The prediction is coming true.

The Division I offers that Sacia Vanderpool’s AAU basketball coach Tylor Coley was so sure would materialize -- they’re happening.

LSU is one of the latest and likely the greatest one to come in so far. The Tigers, from the mighty Southeast Conference, offered Sunday to the 6-feet-4 Byron junior. Vanderpool has 12 offers total, with LSU, Texas Tech, Wisconsin, Virginia Commonwealth, Pennsylvania and Kansas City-Missouri the most notable.

Vanderpool has become the second big-time girls basketball commodity in three years at Byron. Six-feet-5 Ayoka Lee, a 2018 Byron graduate, was heavily recruited before signing with Kansas State. Lee just finished a redshirt freshman season where she tore things up and was named first-team All-Big 12 Conference.

“Tylor told me that my time was coming, that I’d have lots of coaches coming after me,” Vanderpool said. “He said the offers would start rolling in. So I guess I’m not surprised by it, but it's still cool to have colleges contacting me and building those relationships.”

It wasn’t many months ago that Vanderpool was uncertain what she was going to pursue athletically in college, basketball or volleyball. She’s a standout in both and with the kind of height and mobility that draws college coaches.

It took being holed up by a pandemic — COVID-19 — for Vanderpool to make up her mind. After taking advantage of all of that stay-at-home time to think, she’s decided on basketball, the same sport that her mother, Heather Vanderpool, played in college (Concordia University, St. Paul).

Heather loves the choice, and Sacia is feeling good about it, too.

Byron junior Sacia Vanderpool has gotten the full attention of college basketball recruiters. Vanderpool, also a standout volleyball player, has 12 basketball scholarship offers, including from a number of Division I schools. (Photo courtesy of Heather Vanderpool)
Byron junior Sacia Vanderpool has gotten the full attention of college basketball recruiters. Vanderpool, also a standout volleyball player, has 12 basketball scholarship offers, including from a number of Division I schools. (Photo courtesy of Heather Vanderpool)

“I never played volleyball,” said Heather, who goes 6-3, while her husband, Brian, is 6-5. “I always had a bigger place in my heart for basketball, so I was hoping she’d go that route. But she had Division I interest (from college coaches) in volleyball, too. Sacia played (Junior Olympic) volleyball just to keep her options open. But she recently kind of made her decision to concentrate on basketball.”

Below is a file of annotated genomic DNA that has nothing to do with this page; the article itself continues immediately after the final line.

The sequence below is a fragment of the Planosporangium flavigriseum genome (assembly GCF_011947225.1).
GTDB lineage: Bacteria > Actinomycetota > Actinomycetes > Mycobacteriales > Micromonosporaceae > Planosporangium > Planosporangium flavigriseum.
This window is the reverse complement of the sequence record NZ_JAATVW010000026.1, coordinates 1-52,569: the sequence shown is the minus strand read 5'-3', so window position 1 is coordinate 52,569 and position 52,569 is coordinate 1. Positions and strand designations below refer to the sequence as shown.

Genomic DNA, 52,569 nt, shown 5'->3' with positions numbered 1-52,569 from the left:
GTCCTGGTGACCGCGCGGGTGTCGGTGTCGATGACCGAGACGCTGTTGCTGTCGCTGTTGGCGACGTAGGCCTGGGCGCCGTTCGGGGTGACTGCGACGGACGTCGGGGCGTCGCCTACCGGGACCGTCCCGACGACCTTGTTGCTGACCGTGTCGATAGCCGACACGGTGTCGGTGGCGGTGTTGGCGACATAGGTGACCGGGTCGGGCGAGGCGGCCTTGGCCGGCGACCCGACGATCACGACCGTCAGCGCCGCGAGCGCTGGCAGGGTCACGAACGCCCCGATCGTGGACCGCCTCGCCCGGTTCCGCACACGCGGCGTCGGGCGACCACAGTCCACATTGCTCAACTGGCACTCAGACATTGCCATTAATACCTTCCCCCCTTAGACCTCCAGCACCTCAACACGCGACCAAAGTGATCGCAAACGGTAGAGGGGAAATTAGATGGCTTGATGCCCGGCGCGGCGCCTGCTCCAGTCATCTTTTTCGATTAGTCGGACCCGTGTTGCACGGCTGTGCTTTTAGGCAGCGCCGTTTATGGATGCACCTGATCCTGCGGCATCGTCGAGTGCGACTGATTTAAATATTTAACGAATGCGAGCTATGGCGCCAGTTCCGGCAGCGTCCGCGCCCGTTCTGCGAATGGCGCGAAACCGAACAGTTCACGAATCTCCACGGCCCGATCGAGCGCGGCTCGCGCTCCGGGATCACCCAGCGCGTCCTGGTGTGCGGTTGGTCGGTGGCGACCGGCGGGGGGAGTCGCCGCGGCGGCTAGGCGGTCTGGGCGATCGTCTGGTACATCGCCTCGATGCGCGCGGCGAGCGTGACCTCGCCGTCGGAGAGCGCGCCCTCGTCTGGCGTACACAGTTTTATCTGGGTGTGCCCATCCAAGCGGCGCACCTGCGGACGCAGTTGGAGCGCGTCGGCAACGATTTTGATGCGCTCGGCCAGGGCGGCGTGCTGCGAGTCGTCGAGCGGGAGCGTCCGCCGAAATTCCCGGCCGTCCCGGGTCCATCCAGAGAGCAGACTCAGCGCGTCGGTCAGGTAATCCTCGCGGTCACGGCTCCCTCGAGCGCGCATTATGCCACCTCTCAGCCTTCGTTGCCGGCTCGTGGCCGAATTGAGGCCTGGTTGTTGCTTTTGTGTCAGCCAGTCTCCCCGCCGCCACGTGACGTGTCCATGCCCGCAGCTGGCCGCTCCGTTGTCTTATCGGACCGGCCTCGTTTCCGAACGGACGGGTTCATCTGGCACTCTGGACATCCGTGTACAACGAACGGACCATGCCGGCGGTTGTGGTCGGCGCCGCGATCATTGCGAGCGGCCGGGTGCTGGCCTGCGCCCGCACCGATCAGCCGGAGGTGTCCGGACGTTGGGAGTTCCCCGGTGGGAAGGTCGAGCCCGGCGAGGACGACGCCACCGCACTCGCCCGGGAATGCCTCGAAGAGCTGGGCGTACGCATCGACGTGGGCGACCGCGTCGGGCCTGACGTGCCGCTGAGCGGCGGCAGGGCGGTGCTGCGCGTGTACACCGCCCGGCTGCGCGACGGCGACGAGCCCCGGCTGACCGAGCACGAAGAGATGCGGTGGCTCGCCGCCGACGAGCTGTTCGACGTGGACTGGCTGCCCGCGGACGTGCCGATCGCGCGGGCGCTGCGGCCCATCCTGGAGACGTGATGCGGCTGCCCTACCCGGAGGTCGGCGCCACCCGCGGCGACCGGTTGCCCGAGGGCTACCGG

Volleyball isn’t over for Sacia. She’ll play once again for her Byron high school team this fall, pandemic permitting. But basketball is now her truest commitment.

That’s why since the pandemic hit, and her following the stay-at-home orders given, Sacia can be spotted in her driveway every day, shooting, shooting, shooting. Or getting in bloody games of one-on-one with her eighth-grader brother Zach.

And yes, no kidding on the blood. Zach recently got drilled in the face by the increasingly physical Sacia, a portion of his lip ripping through the braces on his teeth.

When Sacia isn’t bouncing and shooting a basketball, there’s a decent chance she’s in the family basement, lifting weights. Sacia knows that to reach the level she wants, adding strength has to be a primary focus. She’s seeking a more physical approach to the game.

“I have to become more physical and aggressive,” said Sacia, who averaged 16 points (shooting 54-percent from the field, including an impressive 43 percent on 3-pointers), nine rebounds and nearly four blocks this past season. That after averaging 12, 11 and 4 as a sophomore.

But she wants more power.

“I’ve been doing my weight lifting,” Sacia said.

Sacia won’t be picking a college with basketball solely in mind. This is also a fantastic student who’s compiled a 3.96 grade-point average at Byron, taking on the toughest classes Byron HIgh School has to offer.

That kind of brainpower combined with her basketball abilities have gotten the attention of Ivy League schools, such as Penn.

Sacia didn’t necessarily see that coming. But she’s been flattered by it and giving it serious consideration.

She wants the right fit and knows it needs to be about more than basketball.

“It was a big surprise to me to be hearing from the Ivy League,” Sacia said. “I’d never thought about that before. But I want wherever I choose to strike the right balance, between sports, academics and social life.”